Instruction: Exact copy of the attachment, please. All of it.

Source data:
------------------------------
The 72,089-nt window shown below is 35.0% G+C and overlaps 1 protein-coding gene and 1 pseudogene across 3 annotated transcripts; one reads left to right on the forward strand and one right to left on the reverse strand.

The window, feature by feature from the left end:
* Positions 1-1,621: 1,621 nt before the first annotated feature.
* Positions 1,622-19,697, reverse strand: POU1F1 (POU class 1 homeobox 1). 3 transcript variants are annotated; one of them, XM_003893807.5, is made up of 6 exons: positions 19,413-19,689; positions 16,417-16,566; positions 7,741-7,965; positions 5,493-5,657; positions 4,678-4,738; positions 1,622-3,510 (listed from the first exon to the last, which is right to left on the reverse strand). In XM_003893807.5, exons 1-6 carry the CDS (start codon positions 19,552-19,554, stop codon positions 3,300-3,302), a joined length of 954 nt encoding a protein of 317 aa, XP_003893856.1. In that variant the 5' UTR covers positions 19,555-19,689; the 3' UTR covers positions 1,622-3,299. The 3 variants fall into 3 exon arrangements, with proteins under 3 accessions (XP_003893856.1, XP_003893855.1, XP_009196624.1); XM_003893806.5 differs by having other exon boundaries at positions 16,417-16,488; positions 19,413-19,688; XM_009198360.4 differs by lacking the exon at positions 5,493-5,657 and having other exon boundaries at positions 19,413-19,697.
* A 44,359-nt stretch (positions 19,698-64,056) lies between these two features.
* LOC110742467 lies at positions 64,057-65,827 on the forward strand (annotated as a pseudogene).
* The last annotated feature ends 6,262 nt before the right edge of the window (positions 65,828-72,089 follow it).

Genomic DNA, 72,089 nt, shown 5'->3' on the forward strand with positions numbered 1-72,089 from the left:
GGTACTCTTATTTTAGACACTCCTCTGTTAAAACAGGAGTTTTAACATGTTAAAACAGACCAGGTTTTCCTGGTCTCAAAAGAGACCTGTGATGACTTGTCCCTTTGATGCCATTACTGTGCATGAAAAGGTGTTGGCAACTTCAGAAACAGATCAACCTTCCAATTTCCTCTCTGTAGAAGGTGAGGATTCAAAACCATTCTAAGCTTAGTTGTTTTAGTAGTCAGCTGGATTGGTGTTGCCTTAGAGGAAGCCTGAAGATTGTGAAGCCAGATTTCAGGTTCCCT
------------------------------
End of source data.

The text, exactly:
The 72,089-nt window shown below is 35.0% G+C and overlaps 1 protein-coding gene and 1 pseudogene across 3 annotated transcripts; one reads left to right on the forward strand and one right to left on the reverse strand.

The window, feature by feature from the left end:
* Positions 1-1,621: 1,621 nt before the first annotated feature.
* Positions 1,622-19,697, reverse strand: POU1F1 (POU class 1 homeobox 1). 3 transcript variants are annotated; one of them, XM_003893807.5, is made up of 6 exons: positions 19,413-19,689; positions 16,417-16,566; positions 7,741-7,965; positions 5,493-5,657; positions 4,678-4,738; positions 1,622-3,510 (listed from the first exon to the last, which is right to left on the reverse strand). In XM_003893807.5, exons 1-6 carry the CDS (start codon positions 19,552-19,554, stop codon positions 3,300-3,302), a joined length of 954 nt encoding a protein of 317 aa, XP_003893856.1. In that variant the 5' UTR covers positions 19,555-19,689; the 3' UTR covers positions 1,622-3,299. The 3 variants fall into 3 exon arrangements, with proteins under 3 accessions (XP_003893856.1, XP_003893855.1, XP_009196624.1); XM_003893806.5 differs by having other exon boundaries at positions 16,417-16,488; positions 19,413-19,688; XM_009198360.4 differs by lacking the exon at positions 5,493-5,657 and having other exon boundaries at positions 19,413-19,697.
* A 44,359-nt stretch (positions 19,698-64,056) lies between these two features.
* LOC110742467 lies at positions 64,057-65,827 on the forward strand (annotated as a pseudogene).
* The last annotated feature ends 6,262 nt before the right edge of the window (positions 65,828-72,089 follow it).

Genomic DNA, 72,089 nt, shown 5'->3' on the forward strand with positions numbered 1-72,089 from the left:
GGTACTCTTATTTTAGACACTCCTCTGTTAAAACAGGAGTTTTAACATGTTAAAACAGACCAGGTTTTCCTGGTCTCAAAAGAGACCTGTGATGACTTGTCCCTTTGATGCCATTACTGTGCATGAAAAGGTGTTGGCAACTTCAGAAACAGATCAACCTTCCAATTTCCTCTCTGTAGAAGGTGAGGATTCAAAACCATTCTAAGCTTAGTTGTTTTAGTAGTCAGCTGGATTGGTGTTGCCTTAGAGGAAGCCTGAAGATTGTGAAGCCAGATTTCAGGTTCCCT